• 1913
    (b.) -
    2009 October 02


A British mathematician and World War II codebreaker, he was born in Oxford, England, the fourth son of Sir Francis Wylie, later the first Warden of Rhodes House in Oxford. He was educated at Dragon School (in Oxford) and then Winchester College. He won a scholarship to New College, Oxford where he studied mathematics and classics. In 1934, he went to study topology at Princeton University, obtaining a PhD in 1937 with Solomon Lefschetz as his supervisor. At Princeton he met fellow English mathematician Alan Turing. He became a fellow of Trinity Hall, Cambridge in 1938/1939. During World War II, when he was teaching at Wellington College, Turing had been recruited to work at Bletchley Park, Britain's codebreaking centre. Turing wrote to him around December 1940, and invited him to work at Bletchley Park. He accepted, and arrived in February 1941. He joined Turing's section, Hut 8, which was working on solving the Enigma machine as used by the German Navy. He became head of the crib subsection, and allocated time on the bombe codebreaking machines. Hugh Alexander, successor to Turing as head of Hut 8, commented that "except for Turing, no one made a bigger contribution to the success of Hut 8 than Shaun Wylie; he was astonishingly quick and resourceful and contributed to theory and practice in a number of different directions". He transferred in Autumn 1943 to work on "Tunny", a German teleprinter cipher. He married Odette Murray, a WREN in the section. In 1945, soon after the victory in Europe, He demonstrated how Colossus (electronic machines used to help solve Tunny) could have been used unmodified to break the Tunny "motor wheels", a task which had been previously done by hand. While at Bletchley Park, he became president of the dramatic club. He had also played international hockey for Scotland, but according to fellow codebreaker I. J. Good, he "never mentioned any of his successes". After the war, he was a fellow at Trinity Hall until 1958 and lectured in mathematics. With Peter Hilton, he authored, ?Homology Theory: An Introduction to Algebraic Topology?, published in 1960. In 1958, he became Chief Mathematician at GCHQ, the UK signals intelligence organization. In July 1969, he was sent a draft paper by James H. Ellis, another GCHQ mathematician, about the possibility of what was termed "non-secret encryption", or what is now more commonly known as public-key cryptography, on which he commented, "Unfortunately, I can't see anything wrong with this." He retired in 1973, and taught at Cambridgeshire High School for Boys (later Hills Road Sixth Form College) in Cambridge for seven years. He was elected an honorary fellow at Trinity Hall in 1980. He was the Ph.D. advisor for Frank Adams, Max Kelly, Crispin Nash-Williams, William Tutte and Christopher Zeeman at Cambridge, through whom he has 788 "descendants" according to the American Mathematical Society Mathematical Genealogy Project. In addition he influenced the intellectual development of generations of pupils at the Cambridgeshire High School for Boys / Hills Road Sixth Form College where he taught math and classical Greek, and where he also produced plays, such as Chekhov's The Cherry Orchard and coached the school Chess Team which rather than playing other schools, played and usually won against college and university teams. He also came out of retirement temporarily to teach Mathematics at Long Road Sixth Form College. After retirement from teaching, he was instrumental in the founding of the Liberal Democrats and in the Cambridge-based University of the Third Age (U3A) and at the time of his death was preparing to read in the next Cambridge Greek Play, Aeschylus' Agamemnon. He possessed an incisive insightful intellect and was a man who brought good humour to those around. He was reticent and modest about his many significant accomplishments. He would patiently encourage and coach those who he felt were promising but under-performing. He was an inspiration to those who came in contact with him.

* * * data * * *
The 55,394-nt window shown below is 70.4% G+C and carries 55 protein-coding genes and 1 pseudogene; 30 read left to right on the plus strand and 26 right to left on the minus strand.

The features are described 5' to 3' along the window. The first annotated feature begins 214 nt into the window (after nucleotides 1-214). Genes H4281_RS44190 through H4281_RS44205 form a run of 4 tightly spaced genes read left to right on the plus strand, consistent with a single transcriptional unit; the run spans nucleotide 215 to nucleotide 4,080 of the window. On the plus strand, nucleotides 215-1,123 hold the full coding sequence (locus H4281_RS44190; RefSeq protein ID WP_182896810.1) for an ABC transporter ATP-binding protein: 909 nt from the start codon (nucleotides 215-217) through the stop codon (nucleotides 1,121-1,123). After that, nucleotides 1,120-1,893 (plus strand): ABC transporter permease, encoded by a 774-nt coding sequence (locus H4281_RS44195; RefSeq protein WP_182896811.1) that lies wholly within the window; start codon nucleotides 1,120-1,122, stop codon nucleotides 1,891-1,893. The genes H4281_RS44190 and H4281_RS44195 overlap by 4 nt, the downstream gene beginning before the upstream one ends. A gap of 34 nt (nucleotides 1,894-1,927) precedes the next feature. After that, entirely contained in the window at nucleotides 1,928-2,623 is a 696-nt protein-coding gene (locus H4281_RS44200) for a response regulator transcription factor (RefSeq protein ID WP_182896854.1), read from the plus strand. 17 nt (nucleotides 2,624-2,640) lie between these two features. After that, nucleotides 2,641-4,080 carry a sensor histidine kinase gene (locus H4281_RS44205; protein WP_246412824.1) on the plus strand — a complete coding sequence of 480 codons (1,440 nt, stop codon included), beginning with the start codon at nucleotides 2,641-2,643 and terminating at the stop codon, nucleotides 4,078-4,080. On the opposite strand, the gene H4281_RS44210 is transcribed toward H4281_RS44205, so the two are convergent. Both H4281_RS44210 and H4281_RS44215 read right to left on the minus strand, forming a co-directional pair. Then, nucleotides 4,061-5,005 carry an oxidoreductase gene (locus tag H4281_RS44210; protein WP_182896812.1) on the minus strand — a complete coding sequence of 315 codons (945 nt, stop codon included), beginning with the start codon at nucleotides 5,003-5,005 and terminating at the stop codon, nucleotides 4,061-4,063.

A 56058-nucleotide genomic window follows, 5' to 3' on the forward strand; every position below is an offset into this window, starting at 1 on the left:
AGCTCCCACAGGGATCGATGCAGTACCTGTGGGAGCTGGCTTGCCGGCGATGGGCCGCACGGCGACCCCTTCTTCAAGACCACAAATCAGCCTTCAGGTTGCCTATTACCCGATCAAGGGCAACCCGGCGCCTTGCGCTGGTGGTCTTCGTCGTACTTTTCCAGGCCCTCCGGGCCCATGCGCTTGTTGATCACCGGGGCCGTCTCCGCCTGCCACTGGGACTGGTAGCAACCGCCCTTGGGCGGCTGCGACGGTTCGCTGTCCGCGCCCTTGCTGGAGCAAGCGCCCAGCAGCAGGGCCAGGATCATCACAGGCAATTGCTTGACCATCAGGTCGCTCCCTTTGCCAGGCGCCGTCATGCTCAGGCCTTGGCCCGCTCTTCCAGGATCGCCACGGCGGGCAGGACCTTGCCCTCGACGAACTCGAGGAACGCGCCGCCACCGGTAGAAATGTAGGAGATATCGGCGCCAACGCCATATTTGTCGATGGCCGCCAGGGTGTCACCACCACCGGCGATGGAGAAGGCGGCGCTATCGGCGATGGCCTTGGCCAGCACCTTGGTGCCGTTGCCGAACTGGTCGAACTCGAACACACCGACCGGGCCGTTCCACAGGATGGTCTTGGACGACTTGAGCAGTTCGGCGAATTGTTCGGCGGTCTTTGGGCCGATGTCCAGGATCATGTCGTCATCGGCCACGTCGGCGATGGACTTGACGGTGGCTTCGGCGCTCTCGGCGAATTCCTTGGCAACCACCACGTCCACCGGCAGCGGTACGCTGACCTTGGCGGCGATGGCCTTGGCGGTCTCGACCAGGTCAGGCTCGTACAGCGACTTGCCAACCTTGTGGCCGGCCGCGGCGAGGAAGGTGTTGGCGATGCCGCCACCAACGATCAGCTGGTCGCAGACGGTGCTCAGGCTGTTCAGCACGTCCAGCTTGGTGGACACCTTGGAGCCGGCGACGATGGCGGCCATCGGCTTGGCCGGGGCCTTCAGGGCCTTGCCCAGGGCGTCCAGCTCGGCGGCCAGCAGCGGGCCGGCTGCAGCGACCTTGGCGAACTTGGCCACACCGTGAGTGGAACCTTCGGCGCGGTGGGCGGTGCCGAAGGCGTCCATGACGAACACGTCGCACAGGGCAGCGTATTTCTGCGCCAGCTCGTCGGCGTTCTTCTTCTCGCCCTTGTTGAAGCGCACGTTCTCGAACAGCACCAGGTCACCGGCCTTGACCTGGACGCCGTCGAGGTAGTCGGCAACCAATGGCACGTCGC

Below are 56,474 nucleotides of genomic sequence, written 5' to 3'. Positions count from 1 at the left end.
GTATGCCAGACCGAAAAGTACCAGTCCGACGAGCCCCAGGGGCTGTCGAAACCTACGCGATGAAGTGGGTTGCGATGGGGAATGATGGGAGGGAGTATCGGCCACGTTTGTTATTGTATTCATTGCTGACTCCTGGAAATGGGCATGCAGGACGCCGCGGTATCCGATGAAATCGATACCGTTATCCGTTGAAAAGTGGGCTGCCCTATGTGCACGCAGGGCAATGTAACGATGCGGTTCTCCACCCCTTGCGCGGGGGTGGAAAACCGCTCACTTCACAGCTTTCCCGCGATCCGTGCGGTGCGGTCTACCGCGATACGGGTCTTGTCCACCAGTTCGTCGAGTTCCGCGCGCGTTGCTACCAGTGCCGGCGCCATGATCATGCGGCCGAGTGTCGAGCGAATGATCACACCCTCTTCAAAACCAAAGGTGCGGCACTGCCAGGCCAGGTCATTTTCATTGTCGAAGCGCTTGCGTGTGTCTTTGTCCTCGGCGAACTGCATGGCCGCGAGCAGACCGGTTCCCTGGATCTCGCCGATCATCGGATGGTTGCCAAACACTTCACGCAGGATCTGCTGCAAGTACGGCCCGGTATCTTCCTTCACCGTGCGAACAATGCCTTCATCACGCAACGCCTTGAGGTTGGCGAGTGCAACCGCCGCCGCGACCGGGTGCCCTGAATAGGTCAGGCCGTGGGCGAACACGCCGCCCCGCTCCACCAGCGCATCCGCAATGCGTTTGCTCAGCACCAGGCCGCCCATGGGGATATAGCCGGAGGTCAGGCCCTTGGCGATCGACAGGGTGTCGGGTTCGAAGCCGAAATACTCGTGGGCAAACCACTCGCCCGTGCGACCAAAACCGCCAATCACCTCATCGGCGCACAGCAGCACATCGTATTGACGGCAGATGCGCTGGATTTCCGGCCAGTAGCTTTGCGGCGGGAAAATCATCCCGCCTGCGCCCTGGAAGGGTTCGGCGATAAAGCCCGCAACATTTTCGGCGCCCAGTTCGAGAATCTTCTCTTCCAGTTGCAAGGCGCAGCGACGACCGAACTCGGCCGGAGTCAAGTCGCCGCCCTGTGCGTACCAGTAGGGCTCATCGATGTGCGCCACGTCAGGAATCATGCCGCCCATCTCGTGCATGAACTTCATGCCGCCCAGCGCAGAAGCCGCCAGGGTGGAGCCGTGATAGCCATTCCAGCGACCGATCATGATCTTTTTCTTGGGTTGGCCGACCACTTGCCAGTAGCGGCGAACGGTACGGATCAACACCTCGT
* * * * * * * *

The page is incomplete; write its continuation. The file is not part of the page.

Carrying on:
• Date of Birth:

  • Date of Death:

    2009 October 02
  • Gender:

  • Noted For:

    With others of Hut 8, Bletchley Park, he worked on solving the Enigma machine as used by the German Navy
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